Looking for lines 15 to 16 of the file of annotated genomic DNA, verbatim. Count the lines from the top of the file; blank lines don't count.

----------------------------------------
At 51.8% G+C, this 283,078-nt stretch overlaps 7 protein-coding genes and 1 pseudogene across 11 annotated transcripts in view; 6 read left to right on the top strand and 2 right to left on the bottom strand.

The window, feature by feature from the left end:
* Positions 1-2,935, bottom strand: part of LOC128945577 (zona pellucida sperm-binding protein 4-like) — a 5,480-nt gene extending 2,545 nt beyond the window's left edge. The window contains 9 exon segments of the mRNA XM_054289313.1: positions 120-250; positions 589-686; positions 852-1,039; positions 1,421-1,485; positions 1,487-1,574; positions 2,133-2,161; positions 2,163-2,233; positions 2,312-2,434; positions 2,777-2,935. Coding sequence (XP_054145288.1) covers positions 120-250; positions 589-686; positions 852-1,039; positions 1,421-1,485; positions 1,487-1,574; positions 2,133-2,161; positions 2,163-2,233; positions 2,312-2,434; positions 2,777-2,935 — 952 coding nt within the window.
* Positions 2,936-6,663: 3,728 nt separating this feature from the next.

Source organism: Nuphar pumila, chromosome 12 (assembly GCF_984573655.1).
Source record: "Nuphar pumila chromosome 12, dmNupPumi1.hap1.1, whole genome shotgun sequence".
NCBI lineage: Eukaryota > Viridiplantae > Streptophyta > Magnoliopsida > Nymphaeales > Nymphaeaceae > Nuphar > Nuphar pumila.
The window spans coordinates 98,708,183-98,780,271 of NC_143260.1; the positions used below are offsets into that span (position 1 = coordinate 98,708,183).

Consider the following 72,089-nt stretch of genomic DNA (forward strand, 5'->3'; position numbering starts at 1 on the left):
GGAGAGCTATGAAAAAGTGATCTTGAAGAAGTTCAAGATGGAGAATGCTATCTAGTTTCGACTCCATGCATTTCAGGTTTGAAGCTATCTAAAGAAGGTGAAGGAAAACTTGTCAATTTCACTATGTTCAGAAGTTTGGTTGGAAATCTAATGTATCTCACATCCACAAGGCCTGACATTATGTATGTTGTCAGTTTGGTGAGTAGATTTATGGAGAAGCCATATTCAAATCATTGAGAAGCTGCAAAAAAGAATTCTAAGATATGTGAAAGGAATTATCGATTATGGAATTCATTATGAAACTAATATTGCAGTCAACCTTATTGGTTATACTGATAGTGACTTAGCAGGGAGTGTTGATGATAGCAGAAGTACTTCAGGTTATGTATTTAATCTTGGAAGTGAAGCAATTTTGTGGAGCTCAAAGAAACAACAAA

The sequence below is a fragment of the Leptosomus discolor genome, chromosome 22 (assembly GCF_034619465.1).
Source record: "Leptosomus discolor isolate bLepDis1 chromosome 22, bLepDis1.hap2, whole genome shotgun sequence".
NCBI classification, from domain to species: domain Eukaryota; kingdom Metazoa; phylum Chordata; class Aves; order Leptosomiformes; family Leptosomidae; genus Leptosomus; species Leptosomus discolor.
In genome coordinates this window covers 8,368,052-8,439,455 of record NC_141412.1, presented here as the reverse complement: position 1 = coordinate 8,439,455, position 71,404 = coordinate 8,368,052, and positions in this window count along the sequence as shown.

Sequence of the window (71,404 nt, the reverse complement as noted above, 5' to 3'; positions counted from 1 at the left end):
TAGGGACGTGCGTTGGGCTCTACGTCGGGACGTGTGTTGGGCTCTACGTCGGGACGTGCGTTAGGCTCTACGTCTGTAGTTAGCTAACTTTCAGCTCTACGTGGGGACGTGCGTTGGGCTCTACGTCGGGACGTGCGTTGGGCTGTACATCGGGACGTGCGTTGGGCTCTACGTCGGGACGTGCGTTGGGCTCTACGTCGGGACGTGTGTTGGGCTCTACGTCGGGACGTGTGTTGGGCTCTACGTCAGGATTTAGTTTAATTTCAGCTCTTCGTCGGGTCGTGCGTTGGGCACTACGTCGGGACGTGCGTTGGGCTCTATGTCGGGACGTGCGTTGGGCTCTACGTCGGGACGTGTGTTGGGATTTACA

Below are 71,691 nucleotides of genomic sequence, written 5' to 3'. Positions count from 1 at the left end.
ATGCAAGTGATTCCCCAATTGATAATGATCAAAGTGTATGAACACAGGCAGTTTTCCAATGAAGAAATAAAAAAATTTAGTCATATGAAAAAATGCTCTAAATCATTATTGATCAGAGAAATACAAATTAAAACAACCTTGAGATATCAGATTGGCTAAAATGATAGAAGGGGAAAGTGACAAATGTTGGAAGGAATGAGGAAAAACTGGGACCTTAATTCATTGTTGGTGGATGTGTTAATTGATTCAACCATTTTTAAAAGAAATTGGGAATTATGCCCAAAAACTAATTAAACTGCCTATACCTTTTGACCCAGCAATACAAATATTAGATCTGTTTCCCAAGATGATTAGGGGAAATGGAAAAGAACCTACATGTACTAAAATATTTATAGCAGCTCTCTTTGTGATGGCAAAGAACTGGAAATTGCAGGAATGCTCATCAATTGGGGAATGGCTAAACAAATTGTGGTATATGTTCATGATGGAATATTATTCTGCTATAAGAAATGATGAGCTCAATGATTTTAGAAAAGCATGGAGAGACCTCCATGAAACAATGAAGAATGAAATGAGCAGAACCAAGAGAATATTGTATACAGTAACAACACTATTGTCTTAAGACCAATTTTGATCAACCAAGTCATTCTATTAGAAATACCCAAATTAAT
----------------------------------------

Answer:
Sequence of the window (71,404 nt, the reverse complement as noted above, 5' to 3'; positions counted from 1 at the left end):
TAGGGACGTGCGTTGGGCTCTACGTCGGGACGTGTGTTGGGCTCTACGTCGGGACGTGCGTTAGGCTCTACGTCTGTAGTTAGCTAACTTTCAGCTCTACGTGGGGACGTGCGTTGGGCTCTACGTCGGGACGTGCGTTGGGCTGTACATCGGGACGTGCGTTGGGCTCTACGTCGGGACGTGCGTTGGGCTCTACGTCGGGACGTGTGTTGGGCTCTACGTCGGGACGTGTGTTGGGCTCTACGTCAGGATTTAGTTTAATTTCAGCTCTTCGTCGGGTCGTGCGTTGGGCACTACGTCGGGACGTGCGTTGGGCTCTATGTCGGGACGTGCGTTGGGCTCTACGTCGGGACGTGTGTTGGGATTTACA